In his new book, In the Shadow of the Ivory Tower: How Universities Are Plundering Our Cities, Davarian Baldwin identifies an “increasingly parasitic” relationship between universities and the cities they occupy. Looking at Hartford, Phoenix, Chicago, and New York, Baldwin examines the hope and harm that comes with higher education’s growing control over housing costs, low-wage labor, policing practices, and political power; or what he calls “the rise of ‘UniverCities.”
Baldwin's latest work expands upon his research on urban spaces and the Black diaspora. His previous publications include Chicago's New Negroes: Modernity, the Great Migration, and Black Urban Life and a collection of essays co-edited with Minkah Makalani, Escape From New York! The New Negro Renaissance beyond Harlem. His Phenomenal Works recommendation, highlighting a 1945 ethnography of Chicago, offers an early look at the use of different methodologies to study and describe Black community formation, race relations, class, and social structure in urban America.
Baldwin currently serves as Paul E. Raether Distinguished Professor of American Studies at Trinity College.
Even 75 years later, St. Clair Drake and Horace R. Cayton Jr.’s 1945 tome Black Metropolis: A Study of Negro Life in the Northern City remains my aspirational model for social scientific scholarship. Written by two graduate students, with an introduction from their comrade and friend Richard Wright, the text uses interdisciplinary methods strategically to offer a rare materialist analysis of urban inequality and community formation. Their work disrupts the dominant human ecology vision of the day, led by their mentors of the “Chicago School,” which saw the organization of cities emerging from an organic process dictated by the cultural tastes and temperaments of racial groups, rather than being driven by the accumulation of socioeconomic power. Drake and Cayton’s work directly challenged not only those who controlled their immediate professional fate, but also scholars who propped up the segregationist outlook of both the real estate industry and public policymakers in the Federal Housing Administration.
With the text at just under 800 pages, it’s easy to lose sight of the pathbreaking methodological brilliance found in Black Metropolis. For example, Drake and Cayton drew from South Side activists in the 1930s to offer one of the first academic uses of the term “ghetto” as an analytic for engaging the state-sanctioned racial segregation of African Americans in cities. Their “Black Ghetto” chapter overwhelms the dominant human ecological paradigm of their Chicago forbearers with detailed sociological data to document racial disparities in housing, labor, health, income, and other metrics—challenging any claims about the organic structure of cities. Drake and Cayton used the term “ghetto” to shed light on municipal policies like racially restrictive housing covenants, white vigilante violence, and financial divestment from Black communities, arguing that the racial organization of urban space looked not like a human ecology but fascism. Still, the authors immediately placed this sociological rendering of the “Black Ghetto” in conversation with an ethnographic account of what residents called “Bronzeville.”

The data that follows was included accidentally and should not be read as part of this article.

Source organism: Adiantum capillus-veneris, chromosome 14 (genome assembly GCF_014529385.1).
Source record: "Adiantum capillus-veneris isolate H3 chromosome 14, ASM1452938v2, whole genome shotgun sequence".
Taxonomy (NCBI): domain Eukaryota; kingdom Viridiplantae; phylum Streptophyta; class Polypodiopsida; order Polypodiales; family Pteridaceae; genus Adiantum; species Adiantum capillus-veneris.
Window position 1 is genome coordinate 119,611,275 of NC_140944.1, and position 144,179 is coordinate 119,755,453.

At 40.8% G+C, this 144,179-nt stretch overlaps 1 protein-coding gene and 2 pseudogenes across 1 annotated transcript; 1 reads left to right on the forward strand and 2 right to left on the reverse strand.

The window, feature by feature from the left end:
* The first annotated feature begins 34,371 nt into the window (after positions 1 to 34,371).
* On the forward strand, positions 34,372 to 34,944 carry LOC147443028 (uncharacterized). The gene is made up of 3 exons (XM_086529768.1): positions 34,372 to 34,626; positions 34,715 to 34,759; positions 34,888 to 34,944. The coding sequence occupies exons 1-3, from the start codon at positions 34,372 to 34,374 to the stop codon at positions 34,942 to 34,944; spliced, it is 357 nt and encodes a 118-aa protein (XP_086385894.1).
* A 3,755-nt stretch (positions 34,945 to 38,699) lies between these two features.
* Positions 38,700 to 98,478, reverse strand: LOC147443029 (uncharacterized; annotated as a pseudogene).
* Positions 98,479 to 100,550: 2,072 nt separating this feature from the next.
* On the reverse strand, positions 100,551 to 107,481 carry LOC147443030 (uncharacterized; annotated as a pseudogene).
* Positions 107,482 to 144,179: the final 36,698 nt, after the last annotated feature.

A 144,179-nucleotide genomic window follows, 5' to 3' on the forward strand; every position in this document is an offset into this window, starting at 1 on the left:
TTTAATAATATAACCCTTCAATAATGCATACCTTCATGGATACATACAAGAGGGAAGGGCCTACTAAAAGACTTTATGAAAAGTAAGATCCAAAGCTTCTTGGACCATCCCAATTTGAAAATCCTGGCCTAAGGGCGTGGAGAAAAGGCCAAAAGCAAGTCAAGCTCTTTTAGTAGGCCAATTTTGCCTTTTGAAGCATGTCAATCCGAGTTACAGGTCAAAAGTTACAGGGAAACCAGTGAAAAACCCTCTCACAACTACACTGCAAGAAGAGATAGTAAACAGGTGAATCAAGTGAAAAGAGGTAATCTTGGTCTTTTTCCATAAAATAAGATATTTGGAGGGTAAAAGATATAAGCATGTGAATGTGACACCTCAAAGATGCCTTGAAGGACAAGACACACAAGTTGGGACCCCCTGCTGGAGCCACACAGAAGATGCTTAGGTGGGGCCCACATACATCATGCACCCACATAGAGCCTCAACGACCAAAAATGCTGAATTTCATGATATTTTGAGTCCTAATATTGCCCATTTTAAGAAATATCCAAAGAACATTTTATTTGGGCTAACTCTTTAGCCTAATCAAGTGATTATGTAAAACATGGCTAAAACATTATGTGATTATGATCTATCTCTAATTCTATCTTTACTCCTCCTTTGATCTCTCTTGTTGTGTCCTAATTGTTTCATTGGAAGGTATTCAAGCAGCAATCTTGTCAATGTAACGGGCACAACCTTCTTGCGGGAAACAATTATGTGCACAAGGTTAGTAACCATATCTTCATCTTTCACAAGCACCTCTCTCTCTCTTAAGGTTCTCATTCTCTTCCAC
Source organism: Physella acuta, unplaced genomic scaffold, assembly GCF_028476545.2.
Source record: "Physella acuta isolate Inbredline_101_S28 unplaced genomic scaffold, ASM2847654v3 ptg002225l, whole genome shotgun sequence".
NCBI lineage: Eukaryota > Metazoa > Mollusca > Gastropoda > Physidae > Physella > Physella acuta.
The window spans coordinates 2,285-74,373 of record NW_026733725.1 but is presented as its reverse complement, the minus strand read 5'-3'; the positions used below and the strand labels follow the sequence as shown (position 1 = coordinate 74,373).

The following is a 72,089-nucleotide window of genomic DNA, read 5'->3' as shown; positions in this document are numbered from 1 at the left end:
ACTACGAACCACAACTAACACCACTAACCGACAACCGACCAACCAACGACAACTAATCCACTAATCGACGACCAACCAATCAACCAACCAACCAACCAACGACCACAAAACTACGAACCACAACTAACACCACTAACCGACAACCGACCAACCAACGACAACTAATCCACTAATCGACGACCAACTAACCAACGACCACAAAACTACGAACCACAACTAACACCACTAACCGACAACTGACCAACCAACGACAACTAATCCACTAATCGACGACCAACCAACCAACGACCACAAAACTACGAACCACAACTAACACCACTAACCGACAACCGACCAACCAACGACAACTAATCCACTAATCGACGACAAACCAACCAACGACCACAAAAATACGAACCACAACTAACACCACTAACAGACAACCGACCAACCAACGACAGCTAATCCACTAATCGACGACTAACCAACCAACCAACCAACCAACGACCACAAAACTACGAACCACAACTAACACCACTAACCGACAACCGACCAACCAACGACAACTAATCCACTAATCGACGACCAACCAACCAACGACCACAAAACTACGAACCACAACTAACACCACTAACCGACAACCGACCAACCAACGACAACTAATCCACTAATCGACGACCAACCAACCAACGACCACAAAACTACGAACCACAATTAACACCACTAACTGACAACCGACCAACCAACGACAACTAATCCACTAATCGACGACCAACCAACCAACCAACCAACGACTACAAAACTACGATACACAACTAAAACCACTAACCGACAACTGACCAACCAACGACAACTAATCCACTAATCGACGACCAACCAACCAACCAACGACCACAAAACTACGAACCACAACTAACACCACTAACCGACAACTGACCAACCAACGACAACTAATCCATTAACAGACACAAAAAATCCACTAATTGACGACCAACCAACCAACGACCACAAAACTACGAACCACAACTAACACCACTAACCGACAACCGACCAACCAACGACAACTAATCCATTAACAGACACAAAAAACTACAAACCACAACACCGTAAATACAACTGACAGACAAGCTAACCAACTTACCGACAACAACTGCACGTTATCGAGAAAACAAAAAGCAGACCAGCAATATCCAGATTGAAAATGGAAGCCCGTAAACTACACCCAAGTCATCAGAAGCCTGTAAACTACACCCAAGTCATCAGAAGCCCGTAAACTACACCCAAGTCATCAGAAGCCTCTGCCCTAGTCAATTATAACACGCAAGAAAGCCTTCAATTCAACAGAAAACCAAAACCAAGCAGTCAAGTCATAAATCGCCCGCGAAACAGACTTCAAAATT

The shift between the statistical and the ethnographic informs the authors' multilayered analysis of the neighborhood's racial and class dimensions. The “Bronzeville” chapter reads the racialized economic homogeneity imposed on the community alongside “non-economic factors” of the Black lived experience, providing a more nuanced understanding of class relations. They found that occupation, income, or even one’s relationship to the means of production inadequately measured how class was lived—especially in a community where many residents shared similar economic restrictions. Drake explains, “two stockyard workers getting the same wage are both proletarian in the Marxist sense, but one might be middle class” based on where they attended church, their social club affiliation, leisure pursuits, dress, and/or public behavior.
Drake nor Cayton dismissed the fundamental force of productive relations, but in their study of Black life, they knew they needed to delve deep into the cultural practices and associational life that shaped socioeconomic experience. This attention to both the political economy of everyday life and the cultural meaning of productive relations foreshadowed a similar shift by Marxist social scientists in the 1980s. The authors' social and historical approach to racial hierarchy also led them to quickly dismiss the concept of “caste” in ways that anticipated today’s fascination with the term by authors like Isabel Wilkerson.
Black Metropolis was certainly not perfect. The book relied on heavily gendered ideas about “normal” and “deviant” community structure, especially when evaluating the social lives of Black women. In retrospect, Drake lamented their failure to engage in a more complex discussion of working-class urban culture while remaining silent about the “disreputable” behavior of the middle class. Yet even with these limitations, the book’s awe-inspiring mixture of statistical data, ethnographic texture, and cultural criticism was far ahead of its time and has still rarely been surpassed.